Harry makes her role work because she isn’t consumed, or defined, by the dizzying transition from person to dreamlife persona. There’s something slightly anachronistic about her—one of Blondie’s strengths was her (and its) knowing appropriation of flaky, pre-Warhol reference points. (The band’s first album was almost the rock equivalent of a Frank Tashlin movie.) Cronenberg’s sense of outrageous comedy sets up a brisk descent into madness and paranoia and sexual dysmorphia: a kinky-junkie bad trip. Harry traverses it with her seen-it-all veteran’s shrug, but she wouldn’t seem out of place in a pre-Code Hollywood oldie bantering with Jean Harlow or Joan Blondell either. James Woods has a likewise double-jointed quality, sneering with a brash nihilism that ping-pongs between noir wisecracks and the sallow psychic make-up of Harry’s CBGB’s contemporary Richard Hell. “Take out your Swiss Army knife,” she instructs him on their first date, “and cut me here.” It’s a long way from It Happened One Night—but maybe not as far as you think.
Harry’s ability to approach S&M as a logical extension of Date Night rituals goes hand-in-handcuff with Cronenberg’s clinical fascination with perversity as an instrument of dream logic—a laboratory for human self-experimentation. And corporate, post-corporeal exploitation—virtual reality before the Internet. She was asked at the time what she thought about her character and answered: “Nicki doesn’t carry the story; she doesn’t have enough screen time to make a difference.” But she makes all the difference—instead of being some assembly-line vanilla parade float, Harry has the slightly zonked demeanor of someone who wears the words “I can take it” like a championship belt. Nicki Brand comes on like a shrunken violet, but she packs the emotional hook of Jake LaMotta.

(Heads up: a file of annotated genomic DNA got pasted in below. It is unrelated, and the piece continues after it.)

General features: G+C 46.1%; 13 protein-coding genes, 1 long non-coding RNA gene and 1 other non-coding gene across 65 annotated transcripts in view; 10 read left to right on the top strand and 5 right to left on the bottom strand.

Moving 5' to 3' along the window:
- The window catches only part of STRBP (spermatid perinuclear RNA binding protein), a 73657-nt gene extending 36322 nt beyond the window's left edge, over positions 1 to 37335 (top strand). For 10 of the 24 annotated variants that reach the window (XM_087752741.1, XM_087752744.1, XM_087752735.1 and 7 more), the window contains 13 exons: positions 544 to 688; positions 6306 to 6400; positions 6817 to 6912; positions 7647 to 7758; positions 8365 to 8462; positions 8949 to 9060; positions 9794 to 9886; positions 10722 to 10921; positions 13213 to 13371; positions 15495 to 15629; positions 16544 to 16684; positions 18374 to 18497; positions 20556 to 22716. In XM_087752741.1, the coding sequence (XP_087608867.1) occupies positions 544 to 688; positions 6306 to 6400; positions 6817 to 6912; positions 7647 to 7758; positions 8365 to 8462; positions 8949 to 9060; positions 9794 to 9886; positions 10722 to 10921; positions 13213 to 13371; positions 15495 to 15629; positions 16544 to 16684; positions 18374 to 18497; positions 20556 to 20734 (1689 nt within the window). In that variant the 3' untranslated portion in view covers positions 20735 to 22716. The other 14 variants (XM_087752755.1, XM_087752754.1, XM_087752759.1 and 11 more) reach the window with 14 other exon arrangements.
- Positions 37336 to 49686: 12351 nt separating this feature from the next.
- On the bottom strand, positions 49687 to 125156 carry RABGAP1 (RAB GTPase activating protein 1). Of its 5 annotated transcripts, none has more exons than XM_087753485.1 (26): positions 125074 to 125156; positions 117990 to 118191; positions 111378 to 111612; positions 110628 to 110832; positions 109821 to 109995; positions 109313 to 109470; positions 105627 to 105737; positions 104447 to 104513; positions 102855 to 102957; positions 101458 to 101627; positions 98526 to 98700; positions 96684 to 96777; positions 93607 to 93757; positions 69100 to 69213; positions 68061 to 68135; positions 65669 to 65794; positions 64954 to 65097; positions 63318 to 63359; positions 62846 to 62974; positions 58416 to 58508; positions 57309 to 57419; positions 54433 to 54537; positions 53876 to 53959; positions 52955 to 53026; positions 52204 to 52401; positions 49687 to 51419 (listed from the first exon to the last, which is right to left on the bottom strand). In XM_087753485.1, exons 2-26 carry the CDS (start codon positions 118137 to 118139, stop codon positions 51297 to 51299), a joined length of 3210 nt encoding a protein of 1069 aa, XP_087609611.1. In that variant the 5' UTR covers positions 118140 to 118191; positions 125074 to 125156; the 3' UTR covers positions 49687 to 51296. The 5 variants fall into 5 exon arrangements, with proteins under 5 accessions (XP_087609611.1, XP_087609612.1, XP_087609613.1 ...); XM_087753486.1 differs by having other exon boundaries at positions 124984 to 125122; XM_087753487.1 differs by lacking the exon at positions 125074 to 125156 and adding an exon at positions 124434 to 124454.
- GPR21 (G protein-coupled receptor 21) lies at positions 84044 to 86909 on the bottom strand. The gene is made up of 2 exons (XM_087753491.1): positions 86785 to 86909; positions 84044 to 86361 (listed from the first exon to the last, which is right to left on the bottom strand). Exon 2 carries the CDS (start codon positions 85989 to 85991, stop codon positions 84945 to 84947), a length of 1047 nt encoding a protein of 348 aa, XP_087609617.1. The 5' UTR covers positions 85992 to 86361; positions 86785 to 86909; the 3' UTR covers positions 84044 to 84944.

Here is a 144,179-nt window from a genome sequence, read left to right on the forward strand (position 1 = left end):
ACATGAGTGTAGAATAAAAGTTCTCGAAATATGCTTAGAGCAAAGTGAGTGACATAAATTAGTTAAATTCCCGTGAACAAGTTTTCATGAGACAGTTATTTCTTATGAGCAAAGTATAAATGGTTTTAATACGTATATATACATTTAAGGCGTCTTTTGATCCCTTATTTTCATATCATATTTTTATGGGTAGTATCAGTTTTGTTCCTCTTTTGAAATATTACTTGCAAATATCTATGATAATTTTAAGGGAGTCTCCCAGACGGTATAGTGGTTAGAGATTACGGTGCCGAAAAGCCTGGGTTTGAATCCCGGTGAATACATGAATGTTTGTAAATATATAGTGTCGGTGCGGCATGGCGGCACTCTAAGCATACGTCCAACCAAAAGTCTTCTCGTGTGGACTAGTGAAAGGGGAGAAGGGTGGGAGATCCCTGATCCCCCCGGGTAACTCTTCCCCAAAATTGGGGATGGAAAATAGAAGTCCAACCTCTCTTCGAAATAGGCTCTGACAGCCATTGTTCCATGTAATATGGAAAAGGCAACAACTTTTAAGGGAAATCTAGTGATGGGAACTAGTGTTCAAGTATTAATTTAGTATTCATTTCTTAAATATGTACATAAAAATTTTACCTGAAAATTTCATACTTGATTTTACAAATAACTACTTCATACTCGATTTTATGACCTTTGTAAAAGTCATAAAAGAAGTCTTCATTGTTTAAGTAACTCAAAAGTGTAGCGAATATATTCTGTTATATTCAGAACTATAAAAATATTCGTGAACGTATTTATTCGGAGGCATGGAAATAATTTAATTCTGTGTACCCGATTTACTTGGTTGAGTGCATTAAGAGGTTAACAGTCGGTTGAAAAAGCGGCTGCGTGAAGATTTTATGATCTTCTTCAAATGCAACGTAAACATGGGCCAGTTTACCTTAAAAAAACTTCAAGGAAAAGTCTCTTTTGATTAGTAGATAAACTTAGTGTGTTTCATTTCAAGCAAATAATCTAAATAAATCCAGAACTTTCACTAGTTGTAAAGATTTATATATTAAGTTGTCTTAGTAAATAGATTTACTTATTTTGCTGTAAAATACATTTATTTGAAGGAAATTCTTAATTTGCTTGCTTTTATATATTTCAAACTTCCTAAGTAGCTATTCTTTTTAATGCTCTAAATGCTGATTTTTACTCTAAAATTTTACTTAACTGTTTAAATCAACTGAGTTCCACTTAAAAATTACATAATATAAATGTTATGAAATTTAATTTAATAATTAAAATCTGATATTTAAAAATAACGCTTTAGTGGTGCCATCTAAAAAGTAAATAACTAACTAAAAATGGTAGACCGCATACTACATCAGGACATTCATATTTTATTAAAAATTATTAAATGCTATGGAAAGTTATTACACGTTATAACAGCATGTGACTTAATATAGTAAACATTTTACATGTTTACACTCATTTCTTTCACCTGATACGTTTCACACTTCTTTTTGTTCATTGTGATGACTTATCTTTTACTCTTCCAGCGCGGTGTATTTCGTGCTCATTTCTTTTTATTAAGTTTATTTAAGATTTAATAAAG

She might be the first postmodern tough cookie, a persona she wields to startling effect in the scene below. We hear and see Nicki purring unflappably from her sound booth: “I’ve got your number, haven’t I?” (It’s like a glass diving bell—or fish tank—that’s been lowered into an office building’s aggressively neutered lobby.) Image and tone aren’t in psychological sync, as Max loiters with dubious intent and the camera pushes in on the therapist. Counseling a distraught female listener in a manner both provoking and empathetic, she’s pushing the caller’s buttons for the benefit of the audience while engaging her in simulated intimacy. Nicki sounds like a mind-gaming dominatrix yet looks like someone on her way to the gym—a disarming, disconcerting compound of world-weariness and commonplace impassivity. Registering the tearful confession in a manner that’s at once emotionally attuned and attenuated, half-smiling at Max outside her glass enclosure, she firmly commands the slavish neurotic: “They’ll tell you where to get help, lover.” But just before that, her mask of composure cracks just slightly. Her left eye twitches in involuntary spasm, or a tiny, deliberate bit of S&M foreshadowing.
Howard Hampton has written about movies for Film Comment since 1993. He is the author of Born in Flames: Termite Dreams, Dialectical Fairy Tales, and Pop Apocalypses and is working on Skull Valley, a crypto-memoir.